Many investors choose to research the percentage of a company's stock that is being held by institutional investors as a way to gauge where larger investors are investing their money. Such institutions may include mutual funds, pension funds, big banks and other large financial institutions.
It is obviously not technically possible for any shareholder or category of shareholder to hold more than 100% of a company's outstanding shares. Therefore, when you see investment information websites reporting institutional holdings exceeding the 100% mark, something is amiss with the data. There are two likely sources that are responsible for the reporting errors.
First, the figures released in an institution's report correspond to an "institutional holdings date." These can differ somewhat among the various institutions holding a company's stock, resulting in differences that could impact the reported percentage for total institutional holdings being displayed. The data presented are updated monthly with a lag of approximately four weeks. As a result, even a slight imprecision in the reporting dates among one or more institutions could throw off the count and make it appear as though one shareholder or institutional investor could hold more than 100% of a company's outstanding shares.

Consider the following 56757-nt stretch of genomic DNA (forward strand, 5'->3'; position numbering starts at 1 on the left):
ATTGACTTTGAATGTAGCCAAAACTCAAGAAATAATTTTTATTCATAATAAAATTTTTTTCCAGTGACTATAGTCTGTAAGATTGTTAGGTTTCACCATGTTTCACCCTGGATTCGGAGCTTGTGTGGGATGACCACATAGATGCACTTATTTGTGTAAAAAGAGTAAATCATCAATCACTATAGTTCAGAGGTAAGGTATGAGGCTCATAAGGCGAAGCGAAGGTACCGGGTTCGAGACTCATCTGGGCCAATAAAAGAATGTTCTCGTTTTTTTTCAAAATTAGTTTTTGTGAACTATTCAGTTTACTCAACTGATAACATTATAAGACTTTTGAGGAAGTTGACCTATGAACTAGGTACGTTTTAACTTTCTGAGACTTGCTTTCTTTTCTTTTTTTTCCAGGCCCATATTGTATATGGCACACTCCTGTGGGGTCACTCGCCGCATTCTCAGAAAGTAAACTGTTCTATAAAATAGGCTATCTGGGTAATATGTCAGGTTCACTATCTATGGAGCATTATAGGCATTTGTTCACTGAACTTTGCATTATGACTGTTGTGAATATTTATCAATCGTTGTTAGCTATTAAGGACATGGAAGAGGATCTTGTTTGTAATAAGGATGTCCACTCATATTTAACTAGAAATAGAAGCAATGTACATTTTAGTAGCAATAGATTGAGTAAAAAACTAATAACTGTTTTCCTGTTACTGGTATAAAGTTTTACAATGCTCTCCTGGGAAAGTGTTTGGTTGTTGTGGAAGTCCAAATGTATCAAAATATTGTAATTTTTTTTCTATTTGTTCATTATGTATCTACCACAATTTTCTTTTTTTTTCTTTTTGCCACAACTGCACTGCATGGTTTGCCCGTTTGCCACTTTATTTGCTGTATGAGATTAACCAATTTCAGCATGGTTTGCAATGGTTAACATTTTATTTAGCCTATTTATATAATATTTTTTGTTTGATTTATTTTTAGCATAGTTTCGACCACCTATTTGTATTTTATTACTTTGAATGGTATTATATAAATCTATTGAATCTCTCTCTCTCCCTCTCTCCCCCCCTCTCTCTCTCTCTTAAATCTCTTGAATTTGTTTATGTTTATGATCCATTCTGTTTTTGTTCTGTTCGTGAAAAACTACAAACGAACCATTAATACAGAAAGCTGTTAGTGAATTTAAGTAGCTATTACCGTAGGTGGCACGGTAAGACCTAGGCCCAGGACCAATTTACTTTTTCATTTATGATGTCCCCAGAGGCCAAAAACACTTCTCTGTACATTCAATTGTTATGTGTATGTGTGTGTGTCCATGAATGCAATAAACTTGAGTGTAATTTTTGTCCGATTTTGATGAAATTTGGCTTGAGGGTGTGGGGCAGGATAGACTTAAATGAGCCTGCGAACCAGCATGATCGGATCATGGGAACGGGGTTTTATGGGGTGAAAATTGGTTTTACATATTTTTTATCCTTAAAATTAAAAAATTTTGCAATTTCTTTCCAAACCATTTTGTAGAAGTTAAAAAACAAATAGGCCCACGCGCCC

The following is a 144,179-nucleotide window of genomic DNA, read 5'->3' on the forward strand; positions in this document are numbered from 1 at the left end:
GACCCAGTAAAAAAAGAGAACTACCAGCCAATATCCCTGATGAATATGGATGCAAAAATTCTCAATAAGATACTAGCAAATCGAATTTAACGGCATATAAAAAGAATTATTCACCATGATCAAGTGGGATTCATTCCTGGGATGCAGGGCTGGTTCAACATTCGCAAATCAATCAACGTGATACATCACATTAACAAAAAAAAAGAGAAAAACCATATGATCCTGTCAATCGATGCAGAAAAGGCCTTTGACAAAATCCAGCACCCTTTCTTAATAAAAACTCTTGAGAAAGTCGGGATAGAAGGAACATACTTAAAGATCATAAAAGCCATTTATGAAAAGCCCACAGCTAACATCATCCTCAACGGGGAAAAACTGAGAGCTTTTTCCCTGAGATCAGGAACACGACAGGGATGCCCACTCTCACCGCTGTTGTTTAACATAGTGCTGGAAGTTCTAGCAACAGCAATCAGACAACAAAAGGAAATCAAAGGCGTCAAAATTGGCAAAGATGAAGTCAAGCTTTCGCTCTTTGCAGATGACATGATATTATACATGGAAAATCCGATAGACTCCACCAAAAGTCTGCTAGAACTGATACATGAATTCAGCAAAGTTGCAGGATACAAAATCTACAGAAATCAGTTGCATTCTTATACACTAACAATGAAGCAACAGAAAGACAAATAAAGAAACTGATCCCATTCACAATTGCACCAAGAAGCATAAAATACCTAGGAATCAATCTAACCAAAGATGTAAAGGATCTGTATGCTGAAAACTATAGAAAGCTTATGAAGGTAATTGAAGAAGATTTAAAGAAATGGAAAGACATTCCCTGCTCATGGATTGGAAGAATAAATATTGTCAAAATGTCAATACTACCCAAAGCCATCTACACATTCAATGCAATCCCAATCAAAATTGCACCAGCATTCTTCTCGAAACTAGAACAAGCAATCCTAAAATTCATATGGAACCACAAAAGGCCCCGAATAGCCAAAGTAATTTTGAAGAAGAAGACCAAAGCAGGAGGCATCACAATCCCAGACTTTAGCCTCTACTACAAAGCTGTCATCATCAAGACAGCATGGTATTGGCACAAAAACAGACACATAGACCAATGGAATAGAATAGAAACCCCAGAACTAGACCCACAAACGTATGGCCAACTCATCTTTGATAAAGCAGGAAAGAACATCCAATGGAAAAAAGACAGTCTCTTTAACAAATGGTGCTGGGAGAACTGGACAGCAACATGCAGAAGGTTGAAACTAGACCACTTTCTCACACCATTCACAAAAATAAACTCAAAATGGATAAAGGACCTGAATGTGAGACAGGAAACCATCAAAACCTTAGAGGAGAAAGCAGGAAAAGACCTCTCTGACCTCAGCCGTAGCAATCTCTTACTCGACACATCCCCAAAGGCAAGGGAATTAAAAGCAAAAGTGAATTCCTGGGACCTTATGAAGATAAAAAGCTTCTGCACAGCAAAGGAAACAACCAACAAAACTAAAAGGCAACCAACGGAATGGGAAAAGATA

Sources of Confusion
Second, when checked with Ownership Analyzer, which provides data on institutional investors' holdings, the disparity is made somewhat clearer. Here is a summary of their take on the most likely cause of distorted institutional holdings percentages:
Let's assume that company XYZ has 20 million shares outstanding and institution A owns all 20 million. In a shorting transaction, institution B borrows 5 million of these shares from institution A and sells them to institution C. If both A and C claim ownership of the shares shorted by B, the institutional ownership of XYZ could be reported as 25 million shares (20 + 5), or 125% (25/20). In this event, the institutional holdings may be incorrectly reported as more than 100%.
In cases where reported institutional ownership exceeds 100%, actual institutional ownership would need to already be very high. While somewhat imprecise, arriving at this conclusion helps investors to determine the degree of the potential impact that institutional purchases and sales could have on a company's stock overall.
Institutional ownership and sponsorship of a particular company's stock, often driven by factors other than fundamentals, is not always a good gauge of stock quality. Investors taking a fundamental approach should take the time to understand the connection between a company's fundamentals and the interest the company attracts from large institutional investors. (See also: Institutional Investors And Fundamentals: What's The Link?)